Now that the 2012 elections are behind us, and the pundits – of both the left and right persuasions – are backwards-analyzing everything that was said and done, and how it culminated in the slate of political “leaders” that will take us forward for the next several years, it’s also an appropriate time to take a look at things from an automotive perspective. Below are a few random thoughts, including statistics which may be completely made up.
What you drive says a lot about who you voted for. And I don’t simply mean the Obama/Biden or Romney/Ryan sticker on your rear bumper. For example, in the Presidential election, more than 100% of Volvo wagon drivers voted for President Obama. Similarly, nearly every Toyota Prius driver went with the incumbent. On the other hand, Mitt Romney captured the vote of 3 out of every 4 Ford Mustang drivers. The same ratio holds true for Chevy Camaro owners – although the 25% that voted for Obama are all General Motors employees. Cadillac owners voted overwhelmingly for Romney – obviously. And Nissan Leaf owners – both of them – cast their ballot for Obama. Subaru drivers also helped keep Obama in the White House, as that brand is not only a favorite among outdoorsy hippie-types, but also lesbians. Scion drivers? Well, they didn’t vote in this election, since they’re all under the age of 18.
There is a lot of ignorance about where our energy comes from. Especially for our cars. Not long before the election, I heard conspiracy theories every time gasoline prices dipped a bit, proclaiming that the President was manipulating them in order to win the election, as if there were a knob located underneath the Resolute Desk that controls the digits you see on the sign at your local gas station. Gasoline prices are driven, for the most part, by the price of oil, which is a commodity traded in a global market, with prices dictated by supply and demand. The only way to keep gasoline prices low are to (1) increase supply (which is very short-sighted, given that petroleum is a finite resource), and/or (2) reduce demand (which we can do – with significant effort – domestically, but it will likely have little impact due to the expected exponential growth in demand from other countries like China and India, unless they follow suit). The only way the federal government can directly affect gasoline prices is via the federal gasoline tax – which hasn’t changed from the level of 18.4¢/gallon since 1993. (For an honest look at domestic oil production, check out what my smart friend Patrick Bean has to say.)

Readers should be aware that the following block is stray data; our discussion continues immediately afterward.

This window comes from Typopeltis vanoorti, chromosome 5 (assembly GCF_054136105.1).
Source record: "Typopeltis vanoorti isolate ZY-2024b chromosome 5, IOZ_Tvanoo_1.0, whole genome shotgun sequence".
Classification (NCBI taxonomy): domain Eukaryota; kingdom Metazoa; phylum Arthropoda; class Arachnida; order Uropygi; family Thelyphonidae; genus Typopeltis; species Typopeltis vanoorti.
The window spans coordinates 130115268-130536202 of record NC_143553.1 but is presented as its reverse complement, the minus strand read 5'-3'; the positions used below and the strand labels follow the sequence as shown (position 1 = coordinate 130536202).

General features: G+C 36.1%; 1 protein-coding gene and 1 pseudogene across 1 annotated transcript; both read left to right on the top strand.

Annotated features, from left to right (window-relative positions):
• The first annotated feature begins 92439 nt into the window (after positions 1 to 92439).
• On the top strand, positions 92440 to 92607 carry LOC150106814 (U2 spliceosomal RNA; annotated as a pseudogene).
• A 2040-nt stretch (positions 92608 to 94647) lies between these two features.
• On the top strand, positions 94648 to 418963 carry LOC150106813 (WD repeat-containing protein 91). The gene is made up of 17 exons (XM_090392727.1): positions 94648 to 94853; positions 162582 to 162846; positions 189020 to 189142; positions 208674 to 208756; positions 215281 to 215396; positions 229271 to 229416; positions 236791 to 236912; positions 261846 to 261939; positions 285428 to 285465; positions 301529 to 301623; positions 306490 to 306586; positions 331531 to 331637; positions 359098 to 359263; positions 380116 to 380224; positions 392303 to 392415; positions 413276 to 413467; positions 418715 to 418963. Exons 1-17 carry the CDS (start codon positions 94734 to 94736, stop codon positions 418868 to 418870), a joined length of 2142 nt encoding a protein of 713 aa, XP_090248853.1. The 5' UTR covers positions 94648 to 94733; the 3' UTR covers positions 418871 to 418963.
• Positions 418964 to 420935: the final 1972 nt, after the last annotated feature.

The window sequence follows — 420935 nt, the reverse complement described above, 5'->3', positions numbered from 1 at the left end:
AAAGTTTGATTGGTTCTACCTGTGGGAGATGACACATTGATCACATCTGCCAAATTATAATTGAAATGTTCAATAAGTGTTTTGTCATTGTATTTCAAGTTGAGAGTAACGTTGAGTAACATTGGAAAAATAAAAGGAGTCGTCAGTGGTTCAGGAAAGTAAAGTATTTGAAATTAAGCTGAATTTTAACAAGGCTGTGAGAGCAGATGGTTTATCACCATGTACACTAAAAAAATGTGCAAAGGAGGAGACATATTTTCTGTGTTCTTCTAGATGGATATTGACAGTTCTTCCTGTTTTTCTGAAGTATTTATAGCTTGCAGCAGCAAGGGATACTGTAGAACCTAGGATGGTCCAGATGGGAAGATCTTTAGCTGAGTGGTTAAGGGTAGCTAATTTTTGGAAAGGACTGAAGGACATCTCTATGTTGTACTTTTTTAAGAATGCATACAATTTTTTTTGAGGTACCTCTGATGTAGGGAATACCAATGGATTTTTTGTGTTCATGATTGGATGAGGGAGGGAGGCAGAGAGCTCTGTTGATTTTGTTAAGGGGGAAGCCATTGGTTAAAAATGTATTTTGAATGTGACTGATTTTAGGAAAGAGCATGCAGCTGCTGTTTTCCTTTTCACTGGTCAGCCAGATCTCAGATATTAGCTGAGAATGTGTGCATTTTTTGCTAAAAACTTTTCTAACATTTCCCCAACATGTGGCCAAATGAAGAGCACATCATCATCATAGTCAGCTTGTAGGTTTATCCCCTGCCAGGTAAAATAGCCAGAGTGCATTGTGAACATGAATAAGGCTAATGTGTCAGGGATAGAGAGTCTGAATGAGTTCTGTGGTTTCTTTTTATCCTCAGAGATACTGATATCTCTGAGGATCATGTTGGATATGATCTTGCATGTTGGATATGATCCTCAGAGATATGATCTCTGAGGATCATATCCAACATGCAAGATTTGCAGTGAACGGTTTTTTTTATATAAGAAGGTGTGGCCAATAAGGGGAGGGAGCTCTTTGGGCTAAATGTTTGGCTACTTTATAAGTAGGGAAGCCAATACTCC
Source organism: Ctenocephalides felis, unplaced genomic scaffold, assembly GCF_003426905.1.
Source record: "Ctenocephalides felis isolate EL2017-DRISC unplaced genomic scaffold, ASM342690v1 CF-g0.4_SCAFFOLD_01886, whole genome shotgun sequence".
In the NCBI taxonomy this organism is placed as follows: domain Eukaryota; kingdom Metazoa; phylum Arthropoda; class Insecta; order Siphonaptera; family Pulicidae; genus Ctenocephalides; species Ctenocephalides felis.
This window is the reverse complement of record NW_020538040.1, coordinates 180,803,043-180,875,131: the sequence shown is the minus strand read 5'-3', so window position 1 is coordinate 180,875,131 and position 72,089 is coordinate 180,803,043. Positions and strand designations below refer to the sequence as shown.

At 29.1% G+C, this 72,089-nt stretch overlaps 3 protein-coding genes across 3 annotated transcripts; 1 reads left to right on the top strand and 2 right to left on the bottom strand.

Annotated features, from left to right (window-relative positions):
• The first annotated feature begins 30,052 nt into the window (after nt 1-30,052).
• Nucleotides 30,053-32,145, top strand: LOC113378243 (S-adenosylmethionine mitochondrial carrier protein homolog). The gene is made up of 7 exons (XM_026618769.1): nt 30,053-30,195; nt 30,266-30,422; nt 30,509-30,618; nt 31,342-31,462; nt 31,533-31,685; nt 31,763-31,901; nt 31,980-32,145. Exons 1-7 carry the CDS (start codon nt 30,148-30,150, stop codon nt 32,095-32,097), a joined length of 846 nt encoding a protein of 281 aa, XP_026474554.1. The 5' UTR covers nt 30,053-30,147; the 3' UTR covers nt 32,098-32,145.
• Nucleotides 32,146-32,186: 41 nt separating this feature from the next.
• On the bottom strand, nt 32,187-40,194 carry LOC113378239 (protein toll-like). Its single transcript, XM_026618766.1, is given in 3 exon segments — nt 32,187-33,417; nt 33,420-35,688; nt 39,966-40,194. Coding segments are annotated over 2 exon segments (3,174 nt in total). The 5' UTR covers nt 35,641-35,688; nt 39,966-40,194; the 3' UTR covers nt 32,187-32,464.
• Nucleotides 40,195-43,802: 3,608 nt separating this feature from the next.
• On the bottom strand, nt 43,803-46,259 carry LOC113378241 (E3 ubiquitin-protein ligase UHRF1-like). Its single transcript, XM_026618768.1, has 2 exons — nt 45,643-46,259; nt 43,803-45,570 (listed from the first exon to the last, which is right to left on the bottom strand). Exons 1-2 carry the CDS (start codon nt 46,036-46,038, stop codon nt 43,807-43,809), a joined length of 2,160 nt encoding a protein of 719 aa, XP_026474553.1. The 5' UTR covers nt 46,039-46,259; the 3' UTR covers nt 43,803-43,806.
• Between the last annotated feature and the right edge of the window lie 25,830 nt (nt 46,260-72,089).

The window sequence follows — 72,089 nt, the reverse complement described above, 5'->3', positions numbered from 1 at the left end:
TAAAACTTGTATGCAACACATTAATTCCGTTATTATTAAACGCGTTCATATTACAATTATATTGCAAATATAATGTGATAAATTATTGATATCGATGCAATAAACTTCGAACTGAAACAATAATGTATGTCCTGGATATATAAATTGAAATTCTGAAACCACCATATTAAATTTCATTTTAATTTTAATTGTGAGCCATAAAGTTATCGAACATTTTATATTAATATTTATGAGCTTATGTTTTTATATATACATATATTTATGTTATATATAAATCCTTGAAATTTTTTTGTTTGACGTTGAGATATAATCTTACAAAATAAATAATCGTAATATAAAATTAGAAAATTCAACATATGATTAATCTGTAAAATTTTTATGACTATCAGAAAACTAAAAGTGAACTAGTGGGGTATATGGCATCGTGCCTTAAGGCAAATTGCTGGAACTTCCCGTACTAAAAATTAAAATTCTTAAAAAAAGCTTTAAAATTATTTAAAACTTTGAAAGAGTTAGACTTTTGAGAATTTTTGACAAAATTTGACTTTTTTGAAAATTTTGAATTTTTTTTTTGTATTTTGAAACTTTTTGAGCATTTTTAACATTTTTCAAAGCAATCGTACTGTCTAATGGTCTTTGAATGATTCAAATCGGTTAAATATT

The partisan fighting extends to the automotive world. On a road trip earlier this year, I was stuck in traffic next to a Ford Mustang Shelby GT500 – an impressive piece of machinery with a supercharged 5.8L V8 making 662 horsepower. And although we were doing the stop-and-roll on I-95 South out of Washington, D.C. averaging about 15 mph, that exhaust sounded so sweet. I was impressed – until I noticed the decal which featured a fat middle finger pointing upwards, with the caption, “F*ck your Prius” in his passenger-side rear quarter window. I’m still not sure what the sentiment is there, unless it’s “I paid twice as much for my muscle-car as you did for your *overpriced* hybrid, and now I’m stuck in traffic going the same speed as you.”
CAFE standards will become significantly more impactful through 2025. One of the current administration’s first-term achievements was the issuance of the joint Final Rule for fuel efficiency standards, developed by the Environmental Protection Agency and U.S. Department of Transportation, which will effectively set the fuel economy target of light-duty vehicles at 54.5mpg by 2025. As with most every other signature accomplishment of the current President, from the beginning of the primaries the field of challengers nearly all promised to change course and rid the nation of such “job killing” regulations. But now that there’s more certainty that the new standards will be around for a while, the automakers will start commercializing technologies to meet them. And that’s a good thing.
Climate change, recently pushed to the back-burner, has now fallen off the stove. Four years ago, much of the political discussion was around a price for carbon – whether in the form of a carbon tax or a system of cap and trade. Climate change was becoming a mainstream topic of debate. And while a few actions have been implemented (see CAFE standards above), the topic of global warming has all but melted and flowed down the Potomac out of D.C. Perhaps this is the success of a relatively few climate change skeptics who operate at the fringe? Which would be unfortunate, given that, of the 13,926 peer-reviewed scientific journal articles that related to climate science, only 24 reject the notion of climate change. As I’ve said before, the science is proven – the only remaining question is the degree to which we’ll alter the climate system.
Maybe I should start printing bumper stickers that read, “F*ck your climate.” I expect there’ll be quite a market.